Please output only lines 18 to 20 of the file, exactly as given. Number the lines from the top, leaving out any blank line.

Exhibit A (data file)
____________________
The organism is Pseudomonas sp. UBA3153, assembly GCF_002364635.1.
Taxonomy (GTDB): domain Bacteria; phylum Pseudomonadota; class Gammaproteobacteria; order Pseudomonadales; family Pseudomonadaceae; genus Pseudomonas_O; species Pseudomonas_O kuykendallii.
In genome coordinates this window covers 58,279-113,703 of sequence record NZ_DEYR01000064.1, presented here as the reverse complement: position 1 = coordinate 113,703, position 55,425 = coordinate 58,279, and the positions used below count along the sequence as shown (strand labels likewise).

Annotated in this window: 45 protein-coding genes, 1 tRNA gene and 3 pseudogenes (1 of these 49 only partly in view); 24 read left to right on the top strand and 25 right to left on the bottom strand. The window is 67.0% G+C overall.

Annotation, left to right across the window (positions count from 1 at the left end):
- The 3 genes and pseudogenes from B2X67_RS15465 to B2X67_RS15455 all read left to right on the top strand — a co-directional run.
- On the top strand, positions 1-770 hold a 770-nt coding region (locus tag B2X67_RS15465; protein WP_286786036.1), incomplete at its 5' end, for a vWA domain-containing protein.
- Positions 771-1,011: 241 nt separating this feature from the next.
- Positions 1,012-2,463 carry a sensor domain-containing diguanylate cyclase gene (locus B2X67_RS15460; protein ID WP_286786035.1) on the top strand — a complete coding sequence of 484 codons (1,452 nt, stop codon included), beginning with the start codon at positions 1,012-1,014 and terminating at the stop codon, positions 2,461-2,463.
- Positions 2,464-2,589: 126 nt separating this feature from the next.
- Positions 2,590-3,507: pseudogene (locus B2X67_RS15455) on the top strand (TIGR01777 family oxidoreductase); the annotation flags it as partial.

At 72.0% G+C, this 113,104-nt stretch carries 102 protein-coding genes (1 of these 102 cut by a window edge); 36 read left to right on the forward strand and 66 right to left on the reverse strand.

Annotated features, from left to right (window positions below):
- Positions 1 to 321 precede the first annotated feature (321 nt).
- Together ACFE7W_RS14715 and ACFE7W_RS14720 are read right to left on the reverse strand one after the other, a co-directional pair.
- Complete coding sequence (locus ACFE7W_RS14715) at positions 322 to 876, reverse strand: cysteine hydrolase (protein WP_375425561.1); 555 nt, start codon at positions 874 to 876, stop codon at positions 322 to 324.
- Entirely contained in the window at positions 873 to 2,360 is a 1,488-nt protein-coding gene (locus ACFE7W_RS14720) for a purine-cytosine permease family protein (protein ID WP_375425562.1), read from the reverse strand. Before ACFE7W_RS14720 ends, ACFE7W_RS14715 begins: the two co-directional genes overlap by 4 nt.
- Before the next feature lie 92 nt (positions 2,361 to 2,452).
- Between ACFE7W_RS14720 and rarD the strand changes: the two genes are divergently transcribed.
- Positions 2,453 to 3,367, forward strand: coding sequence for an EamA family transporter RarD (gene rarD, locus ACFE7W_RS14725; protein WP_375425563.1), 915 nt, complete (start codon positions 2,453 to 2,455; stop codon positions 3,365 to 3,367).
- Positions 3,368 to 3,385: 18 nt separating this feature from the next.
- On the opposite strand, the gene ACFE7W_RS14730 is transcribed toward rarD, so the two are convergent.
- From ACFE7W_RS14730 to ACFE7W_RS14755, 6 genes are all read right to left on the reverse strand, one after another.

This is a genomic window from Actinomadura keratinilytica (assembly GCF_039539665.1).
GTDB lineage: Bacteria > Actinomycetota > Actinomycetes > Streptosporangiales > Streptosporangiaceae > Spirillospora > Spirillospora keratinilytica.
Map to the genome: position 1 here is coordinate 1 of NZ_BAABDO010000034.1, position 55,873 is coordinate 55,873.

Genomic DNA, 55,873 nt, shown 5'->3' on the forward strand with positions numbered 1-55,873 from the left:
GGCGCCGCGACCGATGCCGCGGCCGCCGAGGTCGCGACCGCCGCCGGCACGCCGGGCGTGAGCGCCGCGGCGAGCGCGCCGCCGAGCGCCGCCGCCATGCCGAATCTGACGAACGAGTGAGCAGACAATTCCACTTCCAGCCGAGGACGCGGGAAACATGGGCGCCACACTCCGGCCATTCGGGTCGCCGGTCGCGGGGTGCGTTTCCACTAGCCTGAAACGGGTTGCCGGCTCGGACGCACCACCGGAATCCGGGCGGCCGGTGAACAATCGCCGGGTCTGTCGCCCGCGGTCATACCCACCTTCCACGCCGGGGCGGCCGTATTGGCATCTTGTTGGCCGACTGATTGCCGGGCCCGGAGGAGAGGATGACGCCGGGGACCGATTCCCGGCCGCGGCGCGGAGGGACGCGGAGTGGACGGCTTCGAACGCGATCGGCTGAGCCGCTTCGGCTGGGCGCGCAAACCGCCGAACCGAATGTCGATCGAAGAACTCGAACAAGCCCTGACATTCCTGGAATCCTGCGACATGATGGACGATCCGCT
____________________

- Before the next feature lie 92 nt (positions 2,361 to 2,452).
- Between ACFE7W_RS14720 and rarD the strand changes: the two genes are divergently transcribed.
- Positions 2,453 to 3,367, forward strand: coding sequence for an EamA family transporter RarD (gene rarD, locus ACFE7W_RS14725; protein WP_375425563.1), 915 nt, complete (start codon positions 2,453 to 2,455; stop codon positions 3,365 to 3,367).